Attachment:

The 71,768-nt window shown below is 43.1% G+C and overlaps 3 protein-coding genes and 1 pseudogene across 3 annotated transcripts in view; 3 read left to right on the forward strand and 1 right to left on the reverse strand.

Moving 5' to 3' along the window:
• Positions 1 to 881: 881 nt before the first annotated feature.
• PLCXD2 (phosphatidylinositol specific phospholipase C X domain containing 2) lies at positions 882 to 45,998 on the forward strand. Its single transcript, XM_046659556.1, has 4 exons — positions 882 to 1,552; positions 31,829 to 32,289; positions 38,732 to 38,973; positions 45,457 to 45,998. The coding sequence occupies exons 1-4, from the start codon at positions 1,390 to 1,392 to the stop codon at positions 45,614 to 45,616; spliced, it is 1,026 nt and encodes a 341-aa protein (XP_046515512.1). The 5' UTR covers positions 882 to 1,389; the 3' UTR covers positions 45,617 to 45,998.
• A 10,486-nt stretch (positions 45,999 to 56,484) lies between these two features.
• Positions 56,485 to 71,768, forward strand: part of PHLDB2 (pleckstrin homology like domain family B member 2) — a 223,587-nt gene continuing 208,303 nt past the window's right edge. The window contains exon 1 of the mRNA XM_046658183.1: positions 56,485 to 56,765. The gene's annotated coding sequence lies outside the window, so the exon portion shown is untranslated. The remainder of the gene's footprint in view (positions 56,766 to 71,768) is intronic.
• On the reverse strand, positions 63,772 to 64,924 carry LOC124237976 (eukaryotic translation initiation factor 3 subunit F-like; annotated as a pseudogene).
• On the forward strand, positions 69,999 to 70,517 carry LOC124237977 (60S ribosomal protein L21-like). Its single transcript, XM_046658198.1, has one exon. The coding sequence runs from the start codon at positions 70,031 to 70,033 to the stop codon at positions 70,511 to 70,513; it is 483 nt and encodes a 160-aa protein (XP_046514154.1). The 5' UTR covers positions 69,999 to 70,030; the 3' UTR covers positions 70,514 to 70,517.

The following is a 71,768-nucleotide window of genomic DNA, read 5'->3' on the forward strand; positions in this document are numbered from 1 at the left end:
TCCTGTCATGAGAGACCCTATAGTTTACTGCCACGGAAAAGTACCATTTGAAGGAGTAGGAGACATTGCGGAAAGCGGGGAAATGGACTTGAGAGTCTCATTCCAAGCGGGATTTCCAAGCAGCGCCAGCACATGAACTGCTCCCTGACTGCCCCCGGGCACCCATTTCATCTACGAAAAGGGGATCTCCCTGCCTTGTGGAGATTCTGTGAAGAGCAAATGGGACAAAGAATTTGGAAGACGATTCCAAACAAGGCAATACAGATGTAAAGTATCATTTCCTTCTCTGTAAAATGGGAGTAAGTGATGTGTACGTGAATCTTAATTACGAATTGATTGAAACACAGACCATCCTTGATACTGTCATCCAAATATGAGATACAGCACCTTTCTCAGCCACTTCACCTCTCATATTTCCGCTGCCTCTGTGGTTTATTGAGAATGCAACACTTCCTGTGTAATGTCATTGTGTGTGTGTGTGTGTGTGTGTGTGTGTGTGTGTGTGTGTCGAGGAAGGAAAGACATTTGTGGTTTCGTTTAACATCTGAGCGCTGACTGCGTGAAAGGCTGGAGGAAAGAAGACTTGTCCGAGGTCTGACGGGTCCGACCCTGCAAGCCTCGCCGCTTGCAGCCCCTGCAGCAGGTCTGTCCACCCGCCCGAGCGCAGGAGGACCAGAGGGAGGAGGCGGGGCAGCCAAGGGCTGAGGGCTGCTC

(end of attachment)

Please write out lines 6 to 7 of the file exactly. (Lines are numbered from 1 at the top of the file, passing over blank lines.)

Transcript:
• Positions 56,485 to 71,768, forward strand: part of PHLDB2 (pleckstrin homology like domain family B member 2) — a 223,587-nt gene continuing 208,303 nt past the window's right edge. The window contains exon 1 of the mRNA XM_046658183.1: positions 56,485 to 56,765. The gene's annotated coding sequence lies outside the window, so the exon portion shown is untranslated. The remainder of the gene's footprint in view (positions 56,766 to 71,768) is intronic.
• On the reverse strand, positions 63,772 to 64,924 carry LOC124237976 (eukaryotic translation initiation factor 3 subunit F-like; annotated as a pseudogene).